Astrobiologists at Oxford’s Future of Humanity Institute argue in a recent paper that alien life must be very rare if we assume classic, essentially Darwinian, evolution as the only possible history. But what if the universe is fine-tuned to produce life, as biochemist Michael Denton argues? Then it may be common:
In short, the Oxford group’s basic contention is that, in a universe that is a bit over 13 billion years old, on a planet that is roughly 4.5 billion years old, it took all this time for random processes of evolution to result in life forms like ourselves that scan the skies for other civilizations. Then the likelihood of such a favorable series of chance events happening often—or maybe ever again— is slim.
But wait. What if evolution is not random? In Miracle of the Cell (2020), biochemist Michael Denton argues that even the elements that make up our universe are fine-tuned to produce life. If he is right, life could, of course, have gotten started in many other parts of our universe, using the same elements and following the same general patterns and laws. Here’s a free excerpt from the book.News, “Does the slow pace of evolution mean that extraterrestrial life is rare?” at Mind Matters News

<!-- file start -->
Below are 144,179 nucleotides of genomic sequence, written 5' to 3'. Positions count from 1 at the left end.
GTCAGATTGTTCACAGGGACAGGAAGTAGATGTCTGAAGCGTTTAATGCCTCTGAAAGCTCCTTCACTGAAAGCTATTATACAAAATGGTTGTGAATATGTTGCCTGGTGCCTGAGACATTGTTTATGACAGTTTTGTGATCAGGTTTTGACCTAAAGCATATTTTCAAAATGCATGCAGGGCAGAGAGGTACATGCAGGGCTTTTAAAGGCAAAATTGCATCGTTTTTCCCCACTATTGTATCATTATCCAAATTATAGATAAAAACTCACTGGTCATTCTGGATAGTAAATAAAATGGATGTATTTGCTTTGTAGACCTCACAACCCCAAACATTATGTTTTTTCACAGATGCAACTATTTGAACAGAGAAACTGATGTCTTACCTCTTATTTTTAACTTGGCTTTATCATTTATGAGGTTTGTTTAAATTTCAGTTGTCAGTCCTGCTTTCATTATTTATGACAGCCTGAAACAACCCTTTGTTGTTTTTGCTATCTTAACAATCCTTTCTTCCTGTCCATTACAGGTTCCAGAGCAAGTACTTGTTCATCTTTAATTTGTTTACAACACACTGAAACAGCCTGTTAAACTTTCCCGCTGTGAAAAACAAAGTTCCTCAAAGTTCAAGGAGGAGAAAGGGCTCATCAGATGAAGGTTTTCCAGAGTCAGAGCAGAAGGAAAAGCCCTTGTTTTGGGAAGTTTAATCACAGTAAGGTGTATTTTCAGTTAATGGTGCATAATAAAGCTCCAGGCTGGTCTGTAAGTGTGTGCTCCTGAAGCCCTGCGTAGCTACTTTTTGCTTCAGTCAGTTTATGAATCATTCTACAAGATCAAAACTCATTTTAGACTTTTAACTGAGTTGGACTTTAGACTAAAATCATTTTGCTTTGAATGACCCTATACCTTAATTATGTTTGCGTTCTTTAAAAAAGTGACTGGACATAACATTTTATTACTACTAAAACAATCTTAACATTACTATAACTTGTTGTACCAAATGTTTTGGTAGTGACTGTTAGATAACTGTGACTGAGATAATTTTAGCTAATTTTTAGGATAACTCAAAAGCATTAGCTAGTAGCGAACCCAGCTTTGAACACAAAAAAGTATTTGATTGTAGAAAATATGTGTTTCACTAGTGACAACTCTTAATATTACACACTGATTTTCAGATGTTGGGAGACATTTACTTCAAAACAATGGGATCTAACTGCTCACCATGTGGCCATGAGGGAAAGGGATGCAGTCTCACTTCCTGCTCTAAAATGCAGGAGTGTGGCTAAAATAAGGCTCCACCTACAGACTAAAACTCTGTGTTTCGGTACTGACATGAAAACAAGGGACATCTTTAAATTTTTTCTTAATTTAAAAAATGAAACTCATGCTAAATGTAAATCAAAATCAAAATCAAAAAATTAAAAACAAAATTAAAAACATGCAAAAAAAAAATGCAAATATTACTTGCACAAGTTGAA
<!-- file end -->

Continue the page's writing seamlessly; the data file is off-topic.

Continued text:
It would make a lot of sense for astrobiologists to be fans of intelligent design theory. Eventually, they will fall and hit their heads and realize that.
See also: New sky catalog reveals most likely sites for alien technology. Exotica lists phenomena for which conventional natural explanations don’t seem to work well. Advanced extraterrestrials might leave a “technosignature,” visible only as a strange phenomenon in space.